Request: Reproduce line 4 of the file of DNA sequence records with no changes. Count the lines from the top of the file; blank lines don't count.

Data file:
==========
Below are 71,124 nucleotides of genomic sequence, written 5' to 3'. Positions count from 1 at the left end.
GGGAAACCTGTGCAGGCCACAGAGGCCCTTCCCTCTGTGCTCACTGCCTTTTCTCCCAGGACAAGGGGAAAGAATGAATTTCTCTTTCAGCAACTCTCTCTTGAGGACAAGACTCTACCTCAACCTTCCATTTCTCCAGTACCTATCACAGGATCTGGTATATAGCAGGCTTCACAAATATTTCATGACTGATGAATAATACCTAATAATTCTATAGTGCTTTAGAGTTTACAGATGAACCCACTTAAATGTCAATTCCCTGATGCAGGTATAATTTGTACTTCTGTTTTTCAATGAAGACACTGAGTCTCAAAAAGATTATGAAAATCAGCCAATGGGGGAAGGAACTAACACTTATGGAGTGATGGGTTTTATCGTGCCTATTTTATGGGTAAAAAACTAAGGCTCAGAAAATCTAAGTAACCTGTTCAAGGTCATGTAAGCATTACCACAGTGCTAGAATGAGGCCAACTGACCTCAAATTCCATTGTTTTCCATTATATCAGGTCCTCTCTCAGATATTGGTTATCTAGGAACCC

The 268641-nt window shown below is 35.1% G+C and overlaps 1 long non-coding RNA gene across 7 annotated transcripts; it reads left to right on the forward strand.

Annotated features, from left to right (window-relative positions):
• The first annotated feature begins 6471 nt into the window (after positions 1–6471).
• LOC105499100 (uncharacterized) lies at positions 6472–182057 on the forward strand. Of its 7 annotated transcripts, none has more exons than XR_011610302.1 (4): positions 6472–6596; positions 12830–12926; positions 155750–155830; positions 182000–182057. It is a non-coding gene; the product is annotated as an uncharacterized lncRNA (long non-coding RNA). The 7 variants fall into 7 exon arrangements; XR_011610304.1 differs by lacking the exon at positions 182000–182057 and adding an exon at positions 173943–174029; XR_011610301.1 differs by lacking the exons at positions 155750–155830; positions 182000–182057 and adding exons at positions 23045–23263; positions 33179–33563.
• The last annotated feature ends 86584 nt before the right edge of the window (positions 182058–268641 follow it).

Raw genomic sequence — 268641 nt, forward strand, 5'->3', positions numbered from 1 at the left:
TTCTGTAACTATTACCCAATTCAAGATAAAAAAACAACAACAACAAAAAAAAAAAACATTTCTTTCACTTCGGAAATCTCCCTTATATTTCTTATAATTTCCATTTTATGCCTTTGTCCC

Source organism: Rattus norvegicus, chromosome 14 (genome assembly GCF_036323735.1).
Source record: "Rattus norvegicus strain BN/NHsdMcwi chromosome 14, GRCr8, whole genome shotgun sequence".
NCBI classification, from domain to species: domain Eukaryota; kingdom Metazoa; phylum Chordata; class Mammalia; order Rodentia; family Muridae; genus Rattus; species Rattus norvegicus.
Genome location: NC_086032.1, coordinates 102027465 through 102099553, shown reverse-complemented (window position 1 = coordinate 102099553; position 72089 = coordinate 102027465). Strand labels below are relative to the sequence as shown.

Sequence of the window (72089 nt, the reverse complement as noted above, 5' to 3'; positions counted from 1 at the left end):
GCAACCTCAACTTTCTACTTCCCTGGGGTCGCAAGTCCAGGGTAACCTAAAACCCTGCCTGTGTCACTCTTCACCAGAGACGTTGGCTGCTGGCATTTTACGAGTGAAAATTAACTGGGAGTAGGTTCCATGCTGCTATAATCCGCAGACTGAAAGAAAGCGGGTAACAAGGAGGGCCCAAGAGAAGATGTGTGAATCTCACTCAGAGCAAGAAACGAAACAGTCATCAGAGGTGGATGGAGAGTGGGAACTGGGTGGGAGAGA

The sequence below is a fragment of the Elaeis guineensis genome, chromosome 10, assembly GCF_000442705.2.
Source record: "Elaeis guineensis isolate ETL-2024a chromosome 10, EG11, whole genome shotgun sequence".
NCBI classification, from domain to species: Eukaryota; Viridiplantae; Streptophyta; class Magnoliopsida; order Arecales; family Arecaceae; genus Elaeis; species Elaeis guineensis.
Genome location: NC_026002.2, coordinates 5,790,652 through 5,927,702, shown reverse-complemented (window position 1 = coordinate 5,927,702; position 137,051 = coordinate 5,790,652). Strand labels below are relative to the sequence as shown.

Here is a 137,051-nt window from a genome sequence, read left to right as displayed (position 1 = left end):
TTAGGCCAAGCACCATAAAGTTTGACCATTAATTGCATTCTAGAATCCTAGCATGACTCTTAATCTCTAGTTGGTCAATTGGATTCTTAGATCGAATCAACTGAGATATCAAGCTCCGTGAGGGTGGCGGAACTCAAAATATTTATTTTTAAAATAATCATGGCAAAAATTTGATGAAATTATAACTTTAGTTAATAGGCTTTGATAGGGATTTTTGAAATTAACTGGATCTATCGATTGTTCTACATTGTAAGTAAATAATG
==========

Annotated features, from left to right (window-relative positions):